As the WMU-AAUP finds itself in the midst of another contract negotiation cycle, all members have the opportunity to highlight our most fundamental values when talking with colleagues, students and other community members. They may already know that the WMU-AAUP fights hard for salary and benefits at the negotiating table, but be less aware of how other campus concerns show up on the Chapter’s agenda. Here’s a quick summary, then, for the next time you run into someone who’s not quite able to connect the dots between their daily professional burdens and battles and the hard work of our negotiating team.

Foundational WMU-AAUP values and concerns:

  • Shared governance: faculty are primary stakeholders at WMU; we must be consulted, as directed and implied by the Agreement, and ought to be consulted on other matters likely to impact WMU’s campus community; important decisions made by WMU admin without consultation with the Chapter are of legitimate concern to our members
  • Working conditions: the requirements and demands made upon faculty time, as well as the campus climate, are of central interest to members, for example, fair and equitable workload, as well as large-scale administrative initiatives (e.g., general education overhaul or program review), and campus climate issues such as harassment and bullying
  • Academic freedom: the ability to explore, discuss, disseminate, and teach without fear of interference or reprisal is critical; examples of issues associated with this value might be: WMU’s use of faculty activity reporting, workload reports, and student evaluations; the shift away from tenure-track positions and increasing reliance on temporary instructional labor (e.g., part-time and term colleagues); administrative monitoring or undue scrutiny of faculty expression in, for example, syllabi, blogs, social media, or the classroom
  • Fair and equitable compensation and robust benefits: Fairly compensated, tenure-track faculty positions with competitive benefits packages ought to be among WMU’s very highest priorities; in general, the prioritization of people and resources central to WMU’s core academic mission as a research-intensive university are to be highlighted

Thank you for having the WMU-AAUP’s core values close at hand the next time someone wonders about the purpose or efficacy of our collective bargaining unit. The briefest response may simply be that the WMU-AAUP stands for what is best about higher education: research and creative activity, student success, and the dignity and viability of the professional lives at the heart of the academic mission. Together we are stronger!

What will it take for WMU to drop its “financial emergency” rhetoric?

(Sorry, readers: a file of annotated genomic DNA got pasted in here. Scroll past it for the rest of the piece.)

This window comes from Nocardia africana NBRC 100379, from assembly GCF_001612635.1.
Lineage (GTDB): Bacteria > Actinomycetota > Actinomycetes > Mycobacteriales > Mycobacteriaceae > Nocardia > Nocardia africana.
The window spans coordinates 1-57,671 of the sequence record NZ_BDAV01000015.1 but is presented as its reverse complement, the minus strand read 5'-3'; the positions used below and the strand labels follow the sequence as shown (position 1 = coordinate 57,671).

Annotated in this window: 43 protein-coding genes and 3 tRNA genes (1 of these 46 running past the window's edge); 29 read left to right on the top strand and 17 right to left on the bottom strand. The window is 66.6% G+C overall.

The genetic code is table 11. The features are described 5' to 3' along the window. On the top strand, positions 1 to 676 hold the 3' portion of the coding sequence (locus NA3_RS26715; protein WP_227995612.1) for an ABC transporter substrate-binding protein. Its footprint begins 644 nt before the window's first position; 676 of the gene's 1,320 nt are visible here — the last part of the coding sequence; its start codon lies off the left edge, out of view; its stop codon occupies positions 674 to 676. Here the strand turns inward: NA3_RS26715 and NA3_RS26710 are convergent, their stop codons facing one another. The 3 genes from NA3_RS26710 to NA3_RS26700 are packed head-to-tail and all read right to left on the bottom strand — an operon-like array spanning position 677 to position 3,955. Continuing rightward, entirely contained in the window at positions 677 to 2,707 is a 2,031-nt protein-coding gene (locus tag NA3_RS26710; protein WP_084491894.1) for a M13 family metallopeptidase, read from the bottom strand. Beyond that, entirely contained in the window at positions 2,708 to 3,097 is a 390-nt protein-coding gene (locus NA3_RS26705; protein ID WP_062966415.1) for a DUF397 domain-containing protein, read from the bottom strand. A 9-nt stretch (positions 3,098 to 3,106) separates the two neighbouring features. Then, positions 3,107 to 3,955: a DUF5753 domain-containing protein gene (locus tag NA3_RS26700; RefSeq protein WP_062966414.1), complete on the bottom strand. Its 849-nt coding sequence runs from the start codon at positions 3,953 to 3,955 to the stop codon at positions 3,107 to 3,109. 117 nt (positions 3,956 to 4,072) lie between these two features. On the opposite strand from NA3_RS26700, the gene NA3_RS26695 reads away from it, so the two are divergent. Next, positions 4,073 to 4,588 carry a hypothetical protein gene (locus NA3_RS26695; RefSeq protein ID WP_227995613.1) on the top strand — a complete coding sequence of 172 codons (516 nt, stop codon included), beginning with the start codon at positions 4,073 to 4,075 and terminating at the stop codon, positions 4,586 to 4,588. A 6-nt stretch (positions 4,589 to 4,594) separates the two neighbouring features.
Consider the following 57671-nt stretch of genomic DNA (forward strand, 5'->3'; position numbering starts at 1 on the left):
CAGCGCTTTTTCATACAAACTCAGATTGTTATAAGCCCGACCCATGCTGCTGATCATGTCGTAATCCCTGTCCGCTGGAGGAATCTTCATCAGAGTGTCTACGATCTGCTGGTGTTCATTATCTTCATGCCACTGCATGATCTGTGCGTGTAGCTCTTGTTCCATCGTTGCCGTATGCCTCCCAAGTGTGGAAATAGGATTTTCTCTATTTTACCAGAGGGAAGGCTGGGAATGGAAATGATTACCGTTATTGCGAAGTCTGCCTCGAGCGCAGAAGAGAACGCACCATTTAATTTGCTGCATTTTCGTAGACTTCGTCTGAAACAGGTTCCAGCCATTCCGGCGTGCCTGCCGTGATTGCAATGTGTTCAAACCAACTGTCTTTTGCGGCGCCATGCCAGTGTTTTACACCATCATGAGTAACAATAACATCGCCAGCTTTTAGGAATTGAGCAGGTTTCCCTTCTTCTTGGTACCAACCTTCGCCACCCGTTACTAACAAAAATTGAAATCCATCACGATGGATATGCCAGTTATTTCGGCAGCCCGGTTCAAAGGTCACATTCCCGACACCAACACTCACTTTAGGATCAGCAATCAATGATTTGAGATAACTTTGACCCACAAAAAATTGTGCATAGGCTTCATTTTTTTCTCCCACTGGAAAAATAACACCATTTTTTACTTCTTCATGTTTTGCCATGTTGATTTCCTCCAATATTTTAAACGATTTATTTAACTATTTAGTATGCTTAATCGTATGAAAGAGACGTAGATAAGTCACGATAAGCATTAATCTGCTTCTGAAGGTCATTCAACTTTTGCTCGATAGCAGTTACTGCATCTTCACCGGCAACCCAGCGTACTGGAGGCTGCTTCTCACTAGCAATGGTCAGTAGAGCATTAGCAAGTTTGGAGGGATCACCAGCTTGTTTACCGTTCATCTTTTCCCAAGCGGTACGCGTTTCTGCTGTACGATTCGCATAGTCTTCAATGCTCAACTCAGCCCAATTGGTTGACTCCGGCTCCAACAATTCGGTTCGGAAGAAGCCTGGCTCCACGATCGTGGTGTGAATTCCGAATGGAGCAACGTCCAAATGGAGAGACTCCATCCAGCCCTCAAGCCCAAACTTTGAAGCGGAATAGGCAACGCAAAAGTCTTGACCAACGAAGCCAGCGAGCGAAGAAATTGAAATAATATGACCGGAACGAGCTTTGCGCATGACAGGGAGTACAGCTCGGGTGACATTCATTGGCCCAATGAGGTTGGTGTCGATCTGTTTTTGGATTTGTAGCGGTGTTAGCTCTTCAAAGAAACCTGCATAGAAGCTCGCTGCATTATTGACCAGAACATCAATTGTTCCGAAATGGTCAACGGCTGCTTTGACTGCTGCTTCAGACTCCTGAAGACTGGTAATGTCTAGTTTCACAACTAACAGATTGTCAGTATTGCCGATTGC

A message from the WMU-AAUP President and Vice President

Given the brutal year that WMU professors have had, you might imagine that WMU would be approaching ongoing negotiations with the WMU-AAUP with a renewed spirit of compassion and moderation. After all, when the pandemic crisis hit, WMU professors leapt to answer the call for shared sacrifice. We scrambled to move our courses online, to care for traumatized students, and even to donate part of our salaries to offset a “financial emergency” projected by administration that never materialized. As unmanageable teaching and service loads proliferated, marginalizing scholarship and research, faculty rose to the occasion again and again.

Many faculty members, some at the pinnacle of their careers, even went so far as to accept early retirement incentives to free up resources that WMU insisted it so desperately needed. Some professors, to be sure, have been consistently skeptical of the university’s intentions. Others, however, believed that, as the pandemic crisis began to ease, and financial exigency claims became even more implausible, WMU would be motivated to recommit to academics and to restore collaborative and respectful partnership with faculty.

Unfortunately, although WMU-AAUP negotiations are still in the early phases, WMU seems to be heading down a path with built-in expectations for ongoing sacrifice by the faculty, and the many other WMU workers whose terms of employment are shaped by the WMU-AAUP Agreement. Some early signs suggest that WMU would like to extend the “pandemic emergency” narrative indefinitely into the future, thereby justifying ongoing sacrifices that WMU employees have rightly identified as unnecessary, unwise, and unfair.

To put things in perspective, what’s happening at WMU has been happening all over the nation as emboldened administrators have sought to make permanent changes by leveraging and extending the momentum of pandemic fear and chaos. As described in a recent AAUP national report, “COVID-19 served as an accelerant, turning the gradual erosion of shared governance on some campuses into a landslide.” The full report is here.

Instead of acknowledging and rewarding faculty labor and sacrifice, such institutions seem determined to squeeze employees as hard as possible. Fortunately, at WMU and at many other institutions, faculty have adapted to the new reality. We are emerging from the pandemic fog and, once again, doing what we do best: focusing on empirical facts and rational arguments. For example, as confirmed by an outside analyst, and even before the stunning $550 million donation, WMU’s own records have consistently demonstrated its financial health, and we are empowered by knowledge such as this. In addition, we faculty members understand that any ongoing erosion or disinvestment in academics will be a gut punch, not just to the professoriate, but to the basic viability of the university.